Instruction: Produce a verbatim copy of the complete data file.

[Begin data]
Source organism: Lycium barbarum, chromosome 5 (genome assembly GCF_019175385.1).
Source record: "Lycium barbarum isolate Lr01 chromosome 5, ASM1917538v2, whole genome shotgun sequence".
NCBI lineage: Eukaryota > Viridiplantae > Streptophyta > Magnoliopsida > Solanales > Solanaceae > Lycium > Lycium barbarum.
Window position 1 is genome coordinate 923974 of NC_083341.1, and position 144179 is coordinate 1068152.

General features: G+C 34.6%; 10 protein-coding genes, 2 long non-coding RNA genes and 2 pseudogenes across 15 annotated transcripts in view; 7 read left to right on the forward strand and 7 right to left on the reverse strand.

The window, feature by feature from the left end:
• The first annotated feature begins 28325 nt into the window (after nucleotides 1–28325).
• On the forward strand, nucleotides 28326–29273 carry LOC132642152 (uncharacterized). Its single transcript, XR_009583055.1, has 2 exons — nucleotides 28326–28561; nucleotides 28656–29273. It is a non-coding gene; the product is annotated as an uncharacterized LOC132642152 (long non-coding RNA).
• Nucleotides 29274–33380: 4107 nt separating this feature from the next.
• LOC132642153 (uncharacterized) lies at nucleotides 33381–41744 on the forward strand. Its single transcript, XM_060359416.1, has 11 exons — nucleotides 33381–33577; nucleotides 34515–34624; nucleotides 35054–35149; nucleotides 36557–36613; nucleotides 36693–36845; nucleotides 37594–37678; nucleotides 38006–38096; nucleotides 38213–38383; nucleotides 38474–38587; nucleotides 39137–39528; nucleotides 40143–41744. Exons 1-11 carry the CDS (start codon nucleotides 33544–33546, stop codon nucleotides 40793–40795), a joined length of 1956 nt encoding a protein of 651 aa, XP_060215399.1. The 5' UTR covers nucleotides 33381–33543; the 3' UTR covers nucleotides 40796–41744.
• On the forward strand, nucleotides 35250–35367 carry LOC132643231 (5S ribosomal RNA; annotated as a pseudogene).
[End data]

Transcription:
Source organism: Lycium barbarum, chromosome 5 (genome assembly GCF_019175385.1).
Source record: "Lycium barbarum isolate Lr01 chromosome 5, ASM1917538v2, whole genome shotgun sequence".
NCBI lineage: Eukaryota > Viridiplantae > Streptophyta > Magnoliopsida > Solanales > Solanaceae > Lycium > Lycium barbarum.
Window position 1 is genome coordinate 923974 of NC_083341.1, and position 144179 is coordinate 1068152.

General features: G+C 34.6%; 10 protein-coding genes, 2 long non-coding RNA genes and 2 pseudogenes across 15 annotated transcripts in view; 7 read left to right on the forward strand and 7 right to left on the reverse strand.

The window, feature by feature from the left end:
• The first annotated feature begins 28325 nt into the window (after nucleotides 1–28325).
• On the forward strand, nucleotides 28326–29273 carry LOC132642152 (uncharacterized). Its single transcript, XR_009583055.1, has 2 exons — nucleotides 28326–28561; nucleotides 28656–29273. It is a non-coding gene; the product is annotated as an uncharacterized LOC132642152 (long non-coding RNA).
• Nucleotides 29274–33380: 4107 nt separating this feature from the next.
• LOC132642153 (uncharacterized) lies at nucleotides 33381–41744 on the forward strand. Its single transcript, XM_060359416.1, has 11 exons — nucleotides 33381–33577; nucleotides 34515–34624; nucleotides 35054–35149; nucleotides 36557–36613; nucleotides 36693–36845; nucleotides 37594–37678; nucleotides 38006–38096; nucleotides 38213–38383; nucleotides 38474–38587; nucleotides 39137–39528; nucleotides 40143–41744. Exons 1-11 carry the CDS (start codon nucleotides 33544–33546, stop codon nucleotides 40793–40795), a joined length of 1956 nt encoding a protein of 651 aa, XP_060215399.1. The 5' UTR covers nucleotides 33381–33543; the 3' UTR covers nucleotides 40796–41744.
• On the forward strand, nucleotides 35250–35367 carry LOC132643231 (5S ribosomal RNA; annotated as a pseudogene).